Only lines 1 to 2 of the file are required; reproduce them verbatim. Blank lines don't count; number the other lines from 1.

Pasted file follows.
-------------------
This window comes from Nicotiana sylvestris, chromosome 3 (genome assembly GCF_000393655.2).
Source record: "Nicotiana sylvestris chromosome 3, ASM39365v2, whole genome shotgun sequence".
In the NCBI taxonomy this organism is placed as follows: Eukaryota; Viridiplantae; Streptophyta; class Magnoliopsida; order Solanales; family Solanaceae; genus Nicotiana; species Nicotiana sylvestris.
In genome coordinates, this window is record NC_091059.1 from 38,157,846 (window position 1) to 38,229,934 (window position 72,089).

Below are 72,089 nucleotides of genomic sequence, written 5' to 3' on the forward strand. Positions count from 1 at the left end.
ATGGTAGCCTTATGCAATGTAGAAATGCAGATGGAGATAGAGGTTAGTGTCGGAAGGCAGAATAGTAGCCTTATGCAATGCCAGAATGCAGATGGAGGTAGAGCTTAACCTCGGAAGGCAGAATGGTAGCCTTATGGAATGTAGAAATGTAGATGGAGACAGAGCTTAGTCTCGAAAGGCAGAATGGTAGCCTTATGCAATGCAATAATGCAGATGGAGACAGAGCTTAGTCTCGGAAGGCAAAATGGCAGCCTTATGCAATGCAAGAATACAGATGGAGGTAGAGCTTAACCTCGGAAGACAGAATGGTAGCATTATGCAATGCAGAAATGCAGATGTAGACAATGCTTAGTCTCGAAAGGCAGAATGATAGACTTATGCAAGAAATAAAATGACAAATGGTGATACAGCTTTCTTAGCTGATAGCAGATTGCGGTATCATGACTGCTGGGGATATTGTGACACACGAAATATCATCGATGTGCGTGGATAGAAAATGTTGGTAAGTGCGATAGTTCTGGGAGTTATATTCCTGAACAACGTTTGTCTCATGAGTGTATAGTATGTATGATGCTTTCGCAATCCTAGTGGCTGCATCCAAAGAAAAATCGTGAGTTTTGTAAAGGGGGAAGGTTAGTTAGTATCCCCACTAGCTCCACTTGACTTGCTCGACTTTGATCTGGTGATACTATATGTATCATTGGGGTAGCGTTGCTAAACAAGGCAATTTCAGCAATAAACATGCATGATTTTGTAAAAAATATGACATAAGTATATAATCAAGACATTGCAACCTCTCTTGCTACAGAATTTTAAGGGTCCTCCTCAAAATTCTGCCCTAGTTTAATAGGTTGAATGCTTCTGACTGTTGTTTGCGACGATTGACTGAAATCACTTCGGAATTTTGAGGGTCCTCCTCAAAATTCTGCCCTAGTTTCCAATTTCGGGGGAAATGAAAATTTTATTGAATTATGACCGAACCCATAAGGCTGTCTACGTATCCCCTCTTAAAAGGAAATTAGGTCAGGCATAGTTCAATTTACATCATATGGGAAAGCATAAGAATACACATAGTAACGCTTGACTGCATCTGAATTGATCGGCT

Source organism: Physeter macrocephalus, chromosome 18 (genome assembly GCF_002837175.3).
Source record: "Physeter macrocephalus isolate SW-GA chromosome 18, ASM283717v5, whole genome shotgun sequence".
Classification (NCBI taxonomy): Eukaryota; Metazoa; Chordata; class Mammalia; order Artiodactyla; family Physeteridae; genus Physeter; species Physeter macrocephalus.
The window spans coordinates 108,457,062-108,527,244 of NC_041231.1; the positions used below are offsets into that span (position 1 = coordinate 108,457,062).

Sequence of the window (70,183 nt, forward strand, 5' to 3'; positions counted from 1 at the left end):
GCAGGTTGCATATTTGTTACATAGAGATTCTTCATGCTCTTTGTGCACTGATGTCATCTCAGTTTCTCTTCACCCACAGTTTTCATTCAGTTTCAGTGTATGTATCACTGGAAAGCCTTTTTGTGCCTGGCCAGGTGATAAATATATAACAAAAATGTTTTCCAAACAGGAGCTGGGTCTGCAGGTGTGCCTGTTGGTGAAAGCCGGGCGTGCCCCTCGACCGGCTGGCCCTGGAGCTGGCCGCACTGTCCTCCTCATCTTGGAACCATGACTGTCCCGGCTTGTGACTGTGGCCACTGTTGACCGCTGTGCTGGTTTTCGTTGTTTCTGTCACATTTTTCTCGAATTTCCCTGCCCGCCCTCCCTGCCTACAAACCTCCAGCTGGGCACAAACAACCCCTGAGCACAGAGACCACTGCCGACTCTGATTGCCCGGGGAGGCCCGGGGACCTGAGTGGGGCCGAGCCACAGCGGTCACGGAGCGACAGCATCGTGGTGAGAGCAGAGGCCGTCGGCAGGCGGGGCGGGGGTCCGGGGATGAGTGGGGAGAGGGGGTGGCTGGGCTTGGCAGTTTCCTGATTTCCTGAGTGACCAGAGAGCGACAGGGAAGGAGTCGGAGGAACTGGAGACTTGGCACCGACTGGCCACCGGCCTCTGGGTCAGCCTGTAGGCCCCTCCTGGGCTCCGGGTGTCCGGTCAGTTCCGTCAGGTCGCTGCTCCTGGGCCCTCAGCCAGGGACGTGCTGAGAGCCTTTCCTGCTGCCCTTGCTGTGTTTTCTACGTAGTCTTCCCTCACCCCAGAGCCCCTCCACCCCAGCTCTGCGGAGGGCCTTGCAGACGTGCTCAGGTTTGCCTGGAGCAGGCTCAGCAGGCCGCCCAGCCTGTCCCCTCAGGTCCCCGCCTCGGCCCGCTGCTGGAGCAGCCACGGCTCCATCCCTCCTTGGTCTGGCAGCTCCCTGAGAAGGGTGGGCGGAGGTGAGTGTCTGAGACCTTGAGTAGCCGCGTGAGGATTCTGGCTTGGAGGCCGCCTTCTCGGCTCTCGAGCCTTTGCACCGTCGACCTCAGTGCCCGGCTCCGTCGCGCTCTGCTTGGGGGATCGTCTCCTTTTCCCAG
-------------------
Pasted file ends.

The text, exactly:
This window comes from Nicotiana sylvestris, chromosome 3 (genome assembly GCF_000393655.2).
Source record: "Nicotiana sylvestris chromosome 3, ASM39365v2, whole genome shotgun sequence".